Many social media platforms will automatically set your profile — and therefore all the information on your profile — to public. Check your privacy settings on your social media accounts to make sure you’re showing the very minimum about yourself to the public, especially on Facebook. Avoid adding other personal information, such as your home address, birthdate or phone number wherever possible.
Cybercriminals are getting better at targeting mobile devices using malware. That’s why it’s important for us to secure our mobile devices as best we can. That means using strong passwords and biometric features wherever possible. You should also turn off your Bluetooth whenever you’re not using it. If you have an iPhone or iPad, make sure that you set AirDrop to “Contacts Only” when asking someone to share a file with you, and turn it back off when you’re done.
Though it can be annoying to have to restart your device to install a system update, it’s much better than the alternative: leaving your computer or mobile device vulnerable to attack. In fact, the notorious WannaCry ransomware attack targeted computers that had not been updated to the latest version of Windows. Regularly updating your software is the easiest way to make sure you are protected from known software vulnerabilities.
You can verify the validity of an online retailer with a quick Google search, to see if there are any scams associated with the website. You can also plug the URL into Whois, which provides information about the site owner and how long the domain has existed. If the domain hasn’t been around for very long, this is typically a sign the website is fake.
Phishing scams will often use bizarre payment methods, such as money orders, wire transfers or pre-loaded gift cards. These methods make it harder to trace the recipient and nearly impossible to get your money back. Make sure you’re using encrypted websites when inputting any payment information. Digital wallet options like Apple Pay, Android Pay and Samsung Pay also offer secure transactions via tokenization.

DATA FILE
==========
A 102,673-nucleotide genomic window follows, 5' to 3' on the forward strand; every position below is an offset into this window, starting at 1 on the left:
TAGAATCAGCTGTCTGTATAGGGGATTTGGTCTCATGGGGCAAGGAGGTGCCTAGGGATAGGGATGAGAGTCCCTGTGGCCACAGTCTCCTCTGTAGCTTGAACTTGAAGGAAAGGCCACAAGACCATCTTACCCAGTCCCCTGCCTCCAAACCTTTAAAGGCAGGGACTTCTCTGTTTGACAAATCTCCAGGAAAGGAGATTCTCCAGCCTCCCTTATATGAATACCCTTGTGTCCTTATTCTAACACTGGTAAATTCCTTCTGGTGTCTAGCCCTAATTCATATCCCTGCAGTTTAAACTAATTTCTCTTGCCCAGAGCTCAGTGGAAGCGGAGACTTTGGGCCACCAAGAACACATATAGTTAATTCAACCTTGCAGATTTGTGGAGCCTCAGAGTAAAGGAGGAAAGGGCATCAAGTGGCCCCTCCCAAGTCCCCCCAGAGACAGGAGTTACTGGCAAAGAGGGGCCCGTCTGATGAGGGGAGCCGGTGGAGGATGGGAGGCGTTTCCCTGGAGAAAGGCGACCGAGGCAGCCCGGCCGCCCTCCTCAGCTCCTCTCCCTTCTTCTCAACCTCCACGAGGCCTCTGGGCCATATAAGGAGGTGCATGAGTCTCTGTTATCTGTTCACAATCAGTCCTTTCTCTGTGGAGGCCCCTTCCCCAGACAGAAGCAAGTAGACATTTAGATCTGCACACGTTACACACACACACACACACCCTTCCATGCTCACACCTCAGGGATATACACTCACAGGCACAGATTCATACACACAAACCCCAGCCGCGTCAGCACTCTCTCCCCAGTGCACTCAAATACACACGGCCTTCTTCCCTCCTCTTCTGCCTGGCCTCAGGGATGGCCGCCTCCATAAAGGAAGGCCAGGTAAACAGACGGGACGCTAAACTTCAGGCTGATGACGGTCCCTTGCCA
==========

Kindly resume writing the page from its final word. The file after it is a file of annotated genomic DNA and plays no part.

XSplit is a low-cost app that allow users using a PC or Mac to change their background while on a video call. This is a great way for remote workers and professionals that travel to still have a professional looking background. Visit their website to learn more.
Here’s a tip that a lot of folks forget about now that we use smartphones more than landlines. Your phone keeps the last number dialed available so you can easily call them back. In both iOS and Android, you can press the call button in the phone app for a quick call-back feature. This is great in dead spots when calls drop, when you get a busy signal or when you are on a conference call.
Instead of using your smartphone to send a text message (SMS), use an app like WhatsApp or Signal. Both apps are free and offer encryption for text messages along with voice and video calls, pictures and documents. Text messages may not protect your information and your privacy could be at risk. Both apps are available for Android, iOS, Windows and Mac.
Images store a trove of hidden data. Information such as location data, camera settings, serial number, model number and much more can be hidden in an image or photo. Performing a simple web search for viewing metadata will return many results. My favorite online line metadata viewer is Metapicz. While some data may not be embedded in photos because of privacy, investigators will often find even a little data is helpful.
Speedtest is a quick and easy way to check your internet speed. Just visit speedtest.net and hit go and you will see your upload and download speed. Speedtest is also available as a mobile app on iOS and Android.